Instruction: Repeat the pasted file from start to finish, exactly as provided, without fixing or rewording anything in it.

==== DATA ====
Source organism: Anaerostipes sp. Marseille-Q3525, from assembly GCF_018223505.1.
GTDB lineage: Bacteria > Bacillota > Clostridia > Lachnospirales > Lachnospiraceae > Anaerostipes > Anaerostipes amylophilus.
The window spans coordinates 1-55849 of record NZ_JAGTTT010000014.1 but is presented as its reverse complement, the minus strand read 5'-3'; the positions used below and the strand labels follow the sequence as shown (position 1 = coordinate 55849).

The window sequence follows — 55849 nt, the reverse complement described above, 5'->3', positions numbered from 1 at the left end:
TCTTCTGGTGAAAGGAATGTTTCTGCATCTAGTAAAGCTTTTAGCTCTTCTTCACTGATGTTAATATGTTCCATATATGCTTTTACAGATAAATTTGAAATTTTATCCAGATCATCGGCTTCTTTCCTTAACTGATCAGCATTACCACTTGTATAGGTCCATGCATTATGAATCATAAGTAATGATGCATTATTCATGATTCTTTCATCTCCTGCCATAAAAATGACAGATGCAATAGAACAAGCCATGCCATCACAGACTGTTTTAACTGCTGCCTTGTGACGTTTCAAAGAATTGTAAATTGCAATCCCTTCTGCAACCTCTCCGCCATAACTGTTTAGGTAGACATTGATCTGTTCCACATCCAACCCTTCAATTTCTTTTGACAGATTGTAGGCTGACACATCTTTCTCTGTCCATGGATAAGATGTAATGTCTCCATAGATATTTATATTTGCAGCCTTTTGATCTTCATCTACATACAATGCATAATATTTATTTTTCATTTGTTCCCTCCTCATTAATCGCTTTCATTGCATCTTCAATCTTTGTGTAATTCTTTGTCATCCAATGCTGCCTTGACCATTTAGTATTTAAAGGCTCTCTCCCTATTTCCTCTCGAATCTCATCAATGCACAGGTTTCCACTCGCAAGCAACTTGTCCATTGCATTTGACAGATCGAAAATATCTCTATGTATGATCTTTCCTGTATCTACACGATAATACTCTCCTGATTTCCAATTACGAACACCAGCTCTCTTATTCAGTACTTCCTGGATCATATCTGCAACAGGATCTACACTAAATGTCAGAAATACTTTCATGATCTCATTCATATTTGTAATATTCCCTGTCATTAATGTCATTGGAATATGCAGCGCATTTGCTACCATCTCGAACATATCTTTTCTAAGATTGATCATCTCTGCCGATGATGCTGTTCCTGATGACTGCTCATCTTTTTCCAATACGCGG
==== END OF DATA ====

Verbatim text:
Source organism: Anaerostipes sp. Marseille-Q3525, from assembly GCF_018223505.1.
GTDB lineage: Bacteria > Bacillota > Clostridia > Lachnospirales > Lachnospiraceae > Anaerostipes > Anaerostipes amylophilus.
The window spans coordinates 1-55849 of record NZ_JAGTTT010000014.1 but is presented as its reverse complement, the minus strand read 5'-3'; the positions used below and the strand labels follow the sequence as shown (position 1 = coordinate 55849).

The window sequence follows — 55849 nt, the reverse complement described above, 5'->3', positions numbered from 1 at the left end:
TCTTCTGGTGAAAGGAATGTTTCTGCATCTAGTAAAGCTTTTAGCTCTTCTTCACTGATGTTAATATGTTCCATATATGCTTTTACAGATAAATTTGAAATTTTATCCAGATCATCGGCTTCTTTCCTTAACTGATCAGCATTACCACTTGTATAGGTCCATGCATTATGAATCATAAGTAATGATGCATTATTCATGATTCTTTCATCTCCTGCCATAAAAATGACAGATGCAATAGAACAAGCCATGCCATCACAGACTGTTTTAACTGCTGCCTTGTGACGTTTCAAAGAATTGTAAATTGCAATCCCTTCTGCAACCTCTCCGCCATAACTGTTTAGGTAGACATTGATCTGTTCCACATCCAACCCTTCAATTTCTTTTGACAGATTGTAGGCTGACACATCTTTCTCTGTCCATGGATAAGATGTAATGTCTCCATAGATATTTATATTTGCAGCCTTTTGATCTTCATCTACATACAATGCATAATATTTATTTTTCATTTGTTCCCTCCTCATTAATCGCTTTCATTGCATCTTCAATCTTTGTGTAATTCTTTGTCATCCAATGCTGCCTTGACCATTTAGTATTTAAAGGCTCTCTCCCTATTTCCTCTCGAATCTCATCAATGCACAGGTTTCCACTCGCAAGCAACTTGTCCATTGCATTTGACAGATCGAAAATATCTCTATGTATGATCTTTCCTGTATCTACACGATAATACTCTCCTGATTTCCAATTACGAACACCAGCTCTCTTATTCAGTACTTCCTGGATCATATCTGCAACAGGATCTACACTAAATGTCAGAAATACTTTCATGATCTCATTCATATTTGTAATATTCCCTGTCATTAATGTCATTGGAATATGCAGCGCATTTGCTACCATCTCGAACATATCTTTTCTAAGATTGATCATCTCTGCCGATGATGCTGTTCCTGATGACTGCTCATCTTTTTCCAATACGCGG